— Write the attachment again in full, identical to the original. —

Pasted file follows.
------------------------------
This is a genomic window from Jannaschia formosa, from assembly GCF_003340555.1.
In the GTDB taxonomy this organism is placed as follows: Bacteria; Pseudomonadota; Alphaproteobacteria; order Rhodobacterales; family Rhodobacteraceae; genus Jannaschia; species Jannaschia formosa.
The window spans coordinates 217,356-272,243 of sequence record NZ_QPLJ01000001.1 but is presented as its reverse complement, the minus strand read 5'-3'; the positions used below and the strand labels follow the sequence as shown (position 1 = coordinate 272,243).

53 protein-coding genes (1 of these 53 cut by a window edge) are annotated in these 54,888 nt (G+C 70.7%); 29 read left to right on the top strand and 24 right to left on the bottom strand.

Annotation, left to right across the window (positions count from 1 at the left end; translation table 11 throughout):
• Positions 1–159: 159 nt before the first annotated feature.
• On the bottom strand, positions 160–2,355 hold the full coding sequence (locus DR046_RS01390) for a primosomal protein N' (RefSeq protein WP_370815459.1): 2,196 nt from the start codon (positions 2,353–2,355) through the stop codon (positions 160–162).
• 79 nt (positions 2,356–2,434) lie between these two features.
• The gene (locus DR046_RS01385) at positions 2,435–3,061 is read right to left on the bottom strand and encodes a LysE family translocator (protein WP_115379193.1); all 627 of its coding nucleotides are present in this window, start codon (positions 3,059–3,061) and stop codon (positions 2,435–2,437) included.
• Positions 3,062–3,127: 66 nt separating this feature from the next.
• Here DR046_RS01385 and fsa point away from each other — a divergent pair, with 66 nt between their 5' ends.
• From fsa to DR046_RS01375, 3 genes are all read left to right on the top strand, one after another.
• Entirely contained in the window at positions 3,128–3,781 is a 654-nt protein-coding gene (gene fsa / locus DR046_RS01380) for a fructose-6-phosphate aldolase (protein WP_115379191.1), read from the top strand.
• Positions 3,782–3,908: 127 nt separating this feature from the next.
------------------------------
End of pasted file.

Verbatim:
This is a genomic window from Jannaschia formosa, from assembly GCF_003340555.1.
In the GTDB taxonomy this organism is placed as follows: Bacteria; Pseudomonadota; Alphaproteobacteria; order Rhodobacterales; family Rhodobacteraceae; genus Jannaschia; species Jannaschia formosa.
The window spans coordinates 217,356-272,243 of sequence record NZ_QPLJ01000001.1 but is presented as its reverse complement, the minus strand read 5'-3'; the positions used below and the strand labels follow the sequence as shown (position 1 = coordinate 272,243).

53 protein-coding genes (1 of these 53 cut by a window edge) are annotated in these 54,888 nt (G+C 70.7%); 29 read left to right on the top strand and 24 right to left on the bottom strand.

Annotation, left to right across the window (positions count from 1 at the left end; translation table 11 throughout):
• Positions 1–159: 159 nt before the first annotated feature.
• On the bottom strand, positions 160–2,355 hold the full coding sequence (locus DR046_RS01390) for a primosomal protein N' (RefSeq protein WP_370815459.1): 2,196 nt from the start codon (positions 2,353–2,355) through the stop codon (positions 160–162).
• 79 nt (positions 2,356–2,434) lie between these two features.
• The gene (locus DR046_RS01385) at positions 2,435–3,061 is read right to left on the bottom strand and encodes a LysE family translocator (protein WP_115379193.1); all 627 of its coding nucleotides are present in this window, start codon (positions 3,059–3,061) and stop codon (positions 2,435–2,437) included.
• Positions 3,062–3,127: 66 nt separating this feature from the next.
• Here DR046_RS01385 and fsa point away from each other — a divergent pair, with 66 nt between their 5' ends.
• From fsa to DR046_RS01375, 3 genes are all read left to right on the top strand, one after another.
• Entirely contained in the window at positions 3,128–3,781 is a 654-nt protein-coding gene (gene fsa / locus DR046_RS01380) for a fructose-6-phosphate aldolase (protein WP_115379191.1), read from the top strand.
• Positions 3,782–3,908: 127 nt separating this feature from the next.